Traveling the Trail
During your travels through the middle of America and toward the Southwest, there are many sites along the Santa Fe National Historic Trail that you can easily visit.
Our Map page will also help you decide your journey along this incredible route through history.
Near the fur trapping region of the Southern Rocky Mountains, in the lands of the Cheyenne and Arapaho, along the Santa Fe Trail, where the western frontier of the United States met the northern frontier of Mexico.
Buenos días, Señor, welcome to Bent’s Fort.
Here was a castle rising out of the prairie.
And I made this fort from the materials that were at hand; the soil from the earth, grass from the prairie, water from the Arkansas and cottonwood that came from the river.
Bent’s Old Fort was not so much a walled barrier as it was an open door to a crucial trading network in the earliest days of the West. Cheyenne, Arapaho, Kiowa, Comanche, Mexicans, and folks from the states to the east all converged here. Historic bonds were created between cultures and ethnicities. But in 1849 Bent’s Old Fort was burned. A mystery that may never be solved.
The fort rose from its remaining foundations in 1976 with breathtaking detail. Even the iron fixtures were handmade onsite, as well as thousands of adobe bricks used to rebuild the great walls.
Visitors are captivated by this living, breathing replica, a monument to southeastern Colorado’s place in the history of the West. Bent’s Old Fort.
Experience it for yourself.
Ranching. Farming. It’s a southeastern Colorado way of life. A way of living that owes much to the arrival 150 years ago of two families to this one place on the Santa Fe Trail.
This is kind of the first settlement in southeastern Colorado where you had people coming here; you had people building a life.
It was the women of these families who owned this land, along the Purgatoire River. Romaldo Luna Boggs came from the influential Jaramillo family of Taos. Her husband Thomas’s sheep operation on Romaldo’s Arkansas Valley Land was the beginning of a new way of life here. Native Cheyenne Amache Prowers, and her husband John, raised cattle here on Amache’s land to the north. They called their growing settlement Boggsville.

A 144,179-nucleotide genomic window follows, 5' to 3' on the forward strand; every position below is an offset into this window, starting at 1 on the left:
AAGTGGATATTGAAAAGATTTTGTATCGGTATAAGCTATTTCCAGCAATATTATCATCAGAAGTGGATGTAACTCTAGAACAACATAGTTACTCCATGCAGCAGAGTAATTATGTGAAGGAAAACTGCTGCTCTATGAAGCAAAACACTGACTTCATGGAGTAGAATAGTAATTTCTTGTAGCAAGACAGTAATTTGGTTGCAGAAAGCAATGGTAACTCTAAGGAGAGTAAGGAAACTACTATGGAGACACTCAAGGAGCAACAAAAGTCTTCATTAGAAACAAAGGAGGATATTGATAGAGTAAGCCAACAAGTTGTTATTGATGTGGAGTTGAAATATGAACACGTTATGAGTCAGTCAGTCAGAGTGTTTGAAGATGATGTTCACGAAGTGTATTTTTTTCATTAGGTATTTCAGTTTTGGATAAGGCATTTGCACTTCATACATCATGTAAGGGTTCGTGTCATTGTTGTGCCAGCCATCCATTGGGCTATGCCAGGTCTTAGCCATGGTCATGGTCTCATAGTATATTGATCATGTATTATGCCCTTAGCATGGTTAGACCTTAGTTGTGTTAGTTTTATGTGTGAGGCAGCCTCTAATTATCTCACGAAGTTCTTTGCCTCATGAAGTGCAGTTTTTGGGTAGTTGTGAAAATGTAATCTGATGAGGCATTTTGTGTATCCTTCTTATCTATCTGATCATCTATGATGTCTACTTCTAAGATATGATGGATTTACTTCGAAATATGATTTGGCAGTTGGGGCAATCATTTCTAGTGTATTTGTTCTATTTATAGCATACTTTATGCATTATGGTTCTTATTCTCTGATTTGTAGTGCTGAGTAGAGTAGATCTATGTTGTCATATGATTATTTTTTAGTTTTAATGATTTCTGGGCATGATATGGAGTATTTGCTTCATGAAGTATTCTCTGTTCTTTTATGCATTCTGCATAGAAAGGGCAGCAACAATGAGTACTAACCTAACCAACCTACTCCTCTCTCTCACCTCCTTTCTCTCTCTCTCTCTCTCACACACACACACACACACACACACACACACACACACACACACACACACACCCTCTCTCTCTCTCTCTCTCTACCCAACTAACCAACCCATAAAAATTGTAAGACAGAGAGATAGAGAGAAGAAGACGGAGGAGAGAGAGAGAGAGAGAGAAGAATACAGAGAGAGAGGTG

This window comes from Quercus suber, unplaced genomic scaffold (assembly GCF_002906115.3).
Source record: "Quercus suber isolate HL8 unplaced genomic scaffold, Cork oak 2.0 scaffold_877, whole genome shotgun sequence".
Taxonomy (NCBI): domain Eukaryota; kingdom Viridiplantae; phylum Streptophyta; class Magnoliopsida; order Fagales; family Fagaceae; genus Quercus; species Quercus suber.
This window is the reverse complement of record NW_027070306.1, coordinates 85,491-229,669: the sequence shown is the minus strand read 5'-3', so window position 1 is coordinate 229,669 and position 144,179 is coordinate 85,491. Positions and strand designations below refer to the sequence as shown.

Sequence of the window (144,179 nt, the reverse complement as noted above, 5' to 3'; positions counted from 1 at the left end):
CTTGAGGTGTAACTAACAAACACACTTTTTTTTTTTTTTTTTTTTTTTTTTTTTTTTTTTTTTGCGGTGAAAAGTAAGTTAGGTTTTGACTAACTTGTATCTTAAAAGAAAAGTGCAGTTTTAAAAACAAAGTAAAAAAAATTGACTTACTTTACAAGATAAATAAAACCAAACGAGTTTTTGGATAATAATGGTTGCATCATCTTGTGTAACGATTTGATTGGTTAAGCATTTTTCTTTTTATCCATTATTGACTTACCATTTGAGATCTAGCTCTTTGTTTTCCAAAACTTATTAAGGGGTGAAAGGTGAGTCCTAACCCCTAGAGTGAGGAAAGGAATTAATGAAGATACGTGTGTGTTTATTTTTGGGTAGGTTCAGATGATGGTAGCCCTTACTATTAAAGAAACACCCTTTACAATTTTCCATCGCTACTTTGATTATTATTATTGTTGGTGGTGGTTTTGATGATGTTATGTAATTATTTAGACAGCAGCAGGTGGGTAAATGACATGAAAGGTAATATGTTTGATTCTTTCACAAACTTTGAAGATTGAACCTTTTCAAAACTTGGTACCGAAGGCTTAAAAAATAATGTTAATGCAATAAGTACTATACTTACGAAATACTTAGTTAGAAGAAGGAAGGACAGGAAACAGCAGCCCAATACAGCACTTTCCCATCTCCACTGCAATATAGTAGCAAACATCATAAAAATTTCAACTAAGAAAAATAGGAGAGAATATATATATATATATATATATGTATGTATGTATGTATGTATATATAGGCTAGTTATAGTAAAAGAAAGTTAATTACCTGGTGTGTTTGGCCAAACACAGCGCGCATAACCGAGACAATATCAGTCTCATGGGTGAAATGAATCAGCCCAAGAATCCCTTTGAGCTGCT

From these beginnings the cattle and sheep industries flourished. More people travelled to Boggsville, including Josefa Carson and her now legendary husband, Kit, who made Boggsville the site of their final home.
This whole area is considered a borderlands, where you have different cultures coming together interacting and it still pretty much continues today.
Boggsville, it’s the story of the beginnings of a southeastern Colorado agricultural tradition, one that continues to this day. Come, explore the Boggs and Prowers homes.
Boggsville Historic Site. Experience it for yourself.
Boggsville Historic Site is located on the Purgatoire River two miles south of Las Animas, Colorado on Highway 101. Site administered by the Pioneer Historical Society of Bent County.
Almost half a million acres. Canyons, rivers and prairie, abundant with life. A land of natural wonders brimming with tales from the past. Over a thousand dinosaur tracks, 40 miles of wagon ruts and pioneer homesteads from the Santa Fe Trail. Part museum, part playground, all built by nature, preserved by those who love it.
SE Colorado Resident
This is where I spent most of my childhood growing up, just hiking, swimming, just everything. This is one of the best places to come.
Where prehistoric sea beds defined an area from just south of La Junta all the way to the Southeastern Colorado border, where the remains of abandoned homesteads testify to the crippling drought of the Dust Bowl era, and where public efforts have transformed the land again into a place of conservation and recreation.
Going up along the cliff sides you can find a lot of pictographs and just old cave paintings that have been here since who knows when. This is an area that can be damaged so easily. We try to pick it up and keep this as nice as it was when we found it.
Here we connect with the secret marvels of nature and history right in our backyard.
This, to me, is the perfect area. I lived for the canyons, I love this.
Comanche National Grassland. Experience it for yourself.
You’ll never know it’s here until you come.
Comanche National Grassland is located in Baca, Las Animas, and Otero counties of southeastern Colorado. The total land area of the grassland is approximately 443,784 acres. Site administered by the U.S. Forest Service.